This single is a two-sided classic, the topside being like if the Who and the Count Five merged, and the B-side possessing a breakbeat/organ/fuzz guitar loop that would make DJ Shadow jealous.

Creation

download

Heartaches Between Heartaches

download

Categories: Rock

Brilliant But Cancelled: Your Older Brother – Frank Zappa

July 29, 2011 Leave a comment

Actually “brilliant” is a long stretch but it does kind of remind me of my watching and loving Johnny Staccato.  This was the only entry in the abortive first version of the Schlager Lager – “Your Older Brother.”  (I’m actually fairly proud of the name; I still think it would work for someone somewhere.)  It was an attempt to see if my then-restaurant-writing self could still hack the music shit.  (The short answer was that I needed more seasoning, or maybe just a narrower focus on songs and a few hundred more records.)  I’ll go back and retro in some music links later but here’s the text.  I haven’t changed anything for posterity’s sake, except that you should know that a great many Zappa original mixes are now coming out directly from the Zappa family (including Ruben, Freak Out, and hopefully soon, Hot Rats).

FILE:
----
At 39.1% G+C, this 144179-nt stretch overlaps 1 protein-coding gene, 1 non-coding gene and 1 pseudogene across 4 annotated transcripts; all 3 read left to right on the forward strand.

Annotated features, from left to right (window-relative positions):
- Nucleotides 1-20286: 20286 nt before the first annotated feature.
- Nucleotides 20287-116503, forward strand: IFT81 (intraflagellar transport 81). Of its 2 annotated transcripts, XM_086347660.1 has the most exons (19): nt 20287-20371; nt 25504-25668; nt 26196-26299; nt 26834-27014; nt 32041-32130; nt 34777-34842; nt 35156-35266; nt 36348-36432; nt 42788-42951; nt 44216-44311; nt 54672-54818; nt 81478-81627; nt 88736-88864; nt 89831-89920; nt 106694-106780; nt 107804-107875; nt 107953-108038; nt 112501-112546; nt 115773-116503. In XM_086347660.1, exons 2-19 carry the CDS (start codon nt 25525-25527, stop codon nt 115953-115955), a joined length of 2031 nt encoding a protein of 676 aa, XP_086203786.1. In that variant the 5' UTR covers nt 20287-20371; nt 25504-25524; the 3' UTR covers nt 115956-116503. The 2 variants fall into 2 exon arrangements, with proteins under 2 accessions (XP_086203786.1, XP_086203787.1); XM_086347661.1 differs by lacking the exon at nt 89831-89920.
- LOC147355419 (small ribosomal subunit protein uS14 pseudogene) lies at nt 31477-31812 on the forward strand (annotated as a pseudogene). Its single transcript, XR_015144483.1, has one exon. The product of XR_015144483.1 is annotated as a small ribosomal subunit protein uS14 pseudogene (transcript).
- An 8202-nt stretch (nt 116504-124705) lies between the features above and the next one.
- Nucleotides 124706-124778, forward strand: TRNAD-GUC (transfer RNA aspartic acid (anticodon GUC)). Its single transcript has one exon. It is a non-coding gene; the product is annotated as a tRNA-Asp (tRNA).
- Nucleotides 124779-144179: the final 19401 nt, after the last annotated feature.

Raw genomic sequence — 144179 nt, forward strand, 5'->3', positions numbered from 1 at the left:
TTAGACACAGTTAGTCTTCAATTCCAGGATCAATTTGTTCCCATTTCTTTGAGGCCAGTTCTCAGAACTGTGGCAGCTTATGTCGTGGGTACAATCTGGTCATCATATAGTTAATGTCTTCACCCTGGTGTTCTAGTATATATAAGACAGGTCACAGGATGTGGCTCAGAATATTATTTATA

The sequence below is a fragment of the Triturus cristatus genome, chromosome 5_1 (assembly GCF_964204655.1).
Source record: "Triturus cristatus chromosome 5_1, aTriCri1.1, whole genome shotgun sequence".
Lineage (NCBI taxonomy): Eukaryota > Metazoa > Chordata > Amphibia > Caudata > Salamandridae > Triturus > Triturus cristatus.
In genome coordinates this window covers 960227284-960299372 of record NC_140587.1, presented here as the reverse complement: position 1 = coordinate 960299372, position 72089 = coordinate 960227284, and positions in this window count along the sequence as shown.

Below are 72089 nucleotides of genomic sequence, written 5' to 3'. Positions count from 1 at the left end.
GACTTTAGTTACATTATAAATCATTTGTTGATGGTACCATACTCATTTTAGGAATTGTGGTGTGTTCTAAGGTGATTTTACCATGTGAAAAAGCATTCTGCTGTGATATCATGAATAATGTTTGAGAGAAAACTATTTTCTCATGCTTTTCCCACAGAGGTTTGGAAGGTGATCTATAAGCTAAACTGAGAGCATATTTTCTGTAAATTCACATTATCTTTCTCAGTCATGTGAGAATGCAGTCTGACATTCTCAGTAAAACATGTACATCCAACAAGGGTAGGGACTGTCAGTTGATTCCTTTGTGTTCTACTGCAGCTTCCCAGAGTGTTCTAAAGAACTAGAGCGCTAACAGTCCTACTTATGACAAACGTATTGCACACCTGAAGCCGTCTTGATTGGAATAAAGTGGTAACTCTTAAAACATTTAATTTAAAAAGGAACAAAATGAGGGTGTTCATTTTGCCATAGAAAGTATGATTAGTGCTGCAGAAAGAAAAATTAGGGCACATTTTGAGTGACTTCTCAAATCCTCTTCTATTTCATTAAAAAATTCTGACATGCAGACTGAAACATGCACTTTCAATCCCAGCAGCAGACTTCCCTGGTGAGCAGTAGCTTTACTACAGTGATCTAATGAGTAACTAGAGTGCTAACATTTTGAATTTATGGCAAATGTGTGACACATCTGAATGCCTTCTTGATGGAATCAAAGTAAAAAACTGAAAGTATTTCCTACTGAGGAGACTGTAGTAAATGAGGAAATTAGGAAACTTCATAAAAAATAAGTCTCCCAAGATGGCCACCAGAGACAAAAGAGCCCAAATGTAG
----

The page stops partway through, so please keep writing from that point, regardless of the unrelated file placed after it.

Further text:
• your older brother

    Never had an older brother, cool cousin, or shady musician friend to hip you to cool music? Now you do.

    Thursday, August 31, 2006

    Frank Zappa

    One of the most notoriously difficult classic rock catalogs to navigate is Frank Zappa’s.  Over the course of a near-thirty-year career, the man (and his sometime group, the Mothers of Invention) released an astonishing number of records, live shows, and modern classical pieces.